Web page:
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Leaving the Eu: Customs

Part of the debate – in the House of Commons at 4:46 pm on 16th May 2018.

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Photo of Ian Murray Ian Murray Labour, Edinburgh South 4:46 pm, 16th May 2018

It is a great pleasure to follow Colin Clark. He said in the middle of his remarks that he would not expect the Government to expose their negotiating position to the people with whom they are negotiating. I was under the impression that the Government did not have a negotiating position, because the Cabinet certainly cannot agree on one. They would expose the position that they have no negotiating position.

Why are we discussing the release of papers? Let us look at the substantive issue. We are six months away from having to have on the table a final deal, which will then have to go through the EU27 and, indeed, through this place, if we are to have a meaningful vote. There are only two more formal EU summits left until this process has to conclude. The Government triggered article 50 with no idea about which direction they wished to go, and the journey has certainly taken them down many cul-de-sacs and dead ends.

We still do not even have a Cabinet position on this issue. To a certain extent, I can agree with the Minister, who spoke for 20 minutes and did not mention the Government’s position on the customs arrangement at all. I can appreciate slightly that he would not want what the Cabinet were saying to each other in private to be released, but all we have to do is pick up a copy of The Daily Telegraph or, indeed, run close enough—if we can run slowly enough—to the Foreign Secretary and listen to what he is saying to journalists as he briefs them behind the Prime Minister’s back. This is a Government and a Cabinet in complete and utter chaos.

We have the unedifying spectacle of the Prime Minister trying to push her favoured customs partnership model to the Cabinet, but the Cabinet cannot agree on it. We then have the Brexiteers in the Cabinet saying that they would rather have this maximum facilitation—we are back to facilitation again, whatever that would mean in a customs context—and the Foreign Secretary calling the Prime Minister’s goals “crazy”. The Prime Minister is too weak to sack or gag the Foreign Secretary—the worst Foreign Secretary that this country has ever had bestowed on it.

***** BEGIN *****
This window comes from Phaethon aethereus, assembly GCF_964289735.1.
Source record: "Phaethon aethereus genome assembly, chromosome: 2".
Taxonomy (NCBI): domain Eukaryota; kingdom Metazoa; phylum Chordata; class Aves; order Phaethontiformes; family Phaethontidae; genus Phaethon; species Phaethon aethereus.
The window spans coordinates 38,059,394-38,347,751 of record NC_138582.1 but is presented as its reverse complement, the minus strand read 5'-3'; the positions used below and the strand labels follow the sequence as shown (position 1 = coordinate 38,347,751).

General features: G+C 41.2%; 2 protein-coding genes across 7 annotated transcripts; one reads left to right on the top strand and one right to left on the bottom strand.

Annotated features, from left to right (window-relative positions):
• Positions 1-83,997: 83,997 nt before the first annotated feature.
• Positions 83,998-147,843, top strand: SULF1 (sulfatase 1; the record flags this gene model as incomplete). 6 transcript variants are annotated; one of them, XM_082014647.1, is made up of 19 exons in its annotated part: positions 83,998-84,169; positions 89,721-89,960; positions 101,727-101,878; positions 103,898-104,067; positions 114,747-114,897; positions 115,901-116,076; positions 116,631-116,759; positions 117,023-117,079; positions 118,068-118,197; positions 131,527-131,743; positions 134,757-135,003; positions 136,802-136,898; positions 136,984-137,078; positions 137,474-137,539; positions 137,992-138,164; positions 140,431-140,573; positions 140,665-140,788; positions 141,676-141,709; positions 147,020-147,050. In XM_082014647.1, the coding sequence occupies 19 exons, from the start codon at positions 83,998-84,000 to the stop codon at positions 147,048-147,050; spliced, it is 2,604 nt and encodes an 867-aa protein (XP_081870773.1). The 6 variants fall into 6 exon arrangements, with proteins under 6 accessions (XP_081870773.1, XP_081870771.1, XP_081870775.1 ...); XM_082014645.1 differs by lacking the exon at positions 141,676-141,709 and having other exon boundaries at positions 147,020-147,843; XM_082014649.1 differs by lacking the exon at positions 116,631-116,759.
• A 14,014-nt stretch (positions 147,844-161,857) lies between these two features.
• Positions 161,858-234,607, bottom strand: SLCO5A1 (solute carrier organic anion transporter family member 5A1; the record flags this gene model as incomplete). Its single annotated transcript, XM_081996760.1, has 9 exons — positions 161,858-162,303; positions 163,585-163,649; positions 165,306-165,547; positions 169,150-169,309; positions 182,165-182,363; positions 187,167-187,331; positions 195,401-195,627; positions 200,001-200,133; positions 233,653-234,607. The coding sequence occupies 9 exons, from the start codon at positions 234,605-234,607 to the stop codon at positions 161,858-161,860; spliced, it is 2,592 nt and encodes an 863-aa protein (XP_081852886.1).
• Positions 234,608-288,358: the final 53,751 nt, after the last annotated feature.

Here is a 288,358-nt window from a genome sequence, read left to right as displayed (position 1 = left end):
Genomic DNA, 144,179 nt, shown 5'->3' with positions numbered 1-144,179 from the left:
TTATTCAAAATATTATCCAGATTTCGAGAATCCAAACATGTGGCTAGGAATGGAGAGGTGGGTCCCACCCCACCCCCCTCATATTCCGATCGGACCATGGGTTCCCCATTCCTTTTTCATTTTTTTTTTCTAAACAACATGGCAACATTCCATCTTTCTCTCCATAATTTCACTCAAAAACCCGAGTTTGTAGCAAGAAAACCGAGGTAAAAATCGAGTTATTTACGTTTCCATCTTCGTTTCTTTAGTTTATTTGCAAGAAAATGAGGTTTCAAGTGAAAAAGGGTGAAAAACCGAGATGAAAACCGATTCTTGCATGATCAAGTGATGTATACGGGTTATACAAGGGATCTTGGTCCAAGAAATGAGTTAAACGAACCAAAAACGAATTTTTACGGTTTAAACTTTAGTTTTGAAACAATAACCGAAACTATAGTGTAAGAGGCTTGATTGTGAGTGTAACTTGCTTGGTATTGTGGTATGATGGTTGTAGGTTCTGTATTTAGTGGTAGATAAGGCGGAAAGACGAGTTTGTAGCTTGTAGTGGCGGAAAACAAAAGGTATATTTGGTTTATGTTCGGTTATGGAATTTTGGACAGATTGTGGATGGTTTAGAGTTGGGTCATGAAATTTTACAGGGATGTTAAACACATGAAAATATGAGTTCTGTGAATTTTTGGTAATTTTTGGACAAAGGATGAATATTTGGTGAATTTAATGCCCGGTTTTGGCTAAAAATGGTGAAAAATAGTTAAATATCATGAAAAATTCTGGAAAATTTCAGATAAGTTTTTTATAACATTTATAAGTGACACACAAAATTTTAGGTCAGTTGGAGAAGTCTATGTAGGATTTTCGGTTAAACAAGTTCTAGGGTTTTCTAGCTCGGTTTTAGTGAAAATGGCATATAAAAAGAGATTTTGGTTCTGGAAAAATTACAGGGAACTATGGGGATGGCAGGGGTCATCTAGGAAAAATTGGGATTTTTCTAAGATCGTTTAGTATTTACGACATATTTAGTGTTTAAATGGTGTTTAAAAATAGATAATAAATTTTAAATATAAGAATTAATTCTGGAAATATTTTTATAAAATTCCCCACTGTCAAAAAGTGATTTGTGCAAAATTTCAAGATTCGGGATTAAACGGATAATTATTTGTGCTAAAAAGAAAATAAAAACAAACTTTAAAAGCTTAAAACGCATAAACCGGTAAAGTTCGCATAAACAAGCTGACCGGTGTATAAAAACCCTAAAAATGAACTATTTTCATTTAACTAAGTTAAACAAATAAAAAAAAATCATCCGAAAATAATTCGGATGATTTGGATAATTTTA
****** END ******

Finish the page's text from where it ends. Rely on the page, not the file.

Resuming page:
Amid all that, the EU negotiators had, in their words, subjected to

“systematic and forensic annihilation” both proposals on which the Cabinet cannot even agree. We have a situation in which, to all intents and purposes, the Prime Minister could persuade the Cabinet to back her customs partnership or, indeed, fold to maximum facilitation, but the EU is saying, “Well, we’re not going to agree to it in the first place,” so all that effort was in vain.

It is really important for the public to see the evidence, the economic indicators, the discussion and the trajectory of the Government for the simple reason that this will cost jobs and economic growth. Even the Brexit Secretary’s special adviser has said that it will cost the country £25 billion a year to 2030. Indeed, the Treasury itself has said that it could cost up to £55 billion a year by 2033 if we follow World Trade Organisation rules. That is why we need this information in the public domain and why I have been championing a people’s vote on the final deal. It does not matter whether someone voted remain and was a strong remainer, or voted leave and was a strong leaver, because, if we have the evidence in front of us, it would be democratically right for the public to be shown that evidence, so that they can compare it with what we have now and, in the light of that evidence in front of them, we can ask them whether they wish to go down the route that this chaotic Government are trying to negotiate.

The reason why the Government are not putting these papers out has nothing to do with confidentiality of Cabinet discussions. It is because they have nothing to put out, because, first, they cannot agree and, secondly, even if they could agree, it is not in the best interests of this country. As we have always seen with this Conservative Government, they put party and ambition for No.10 first and the country second.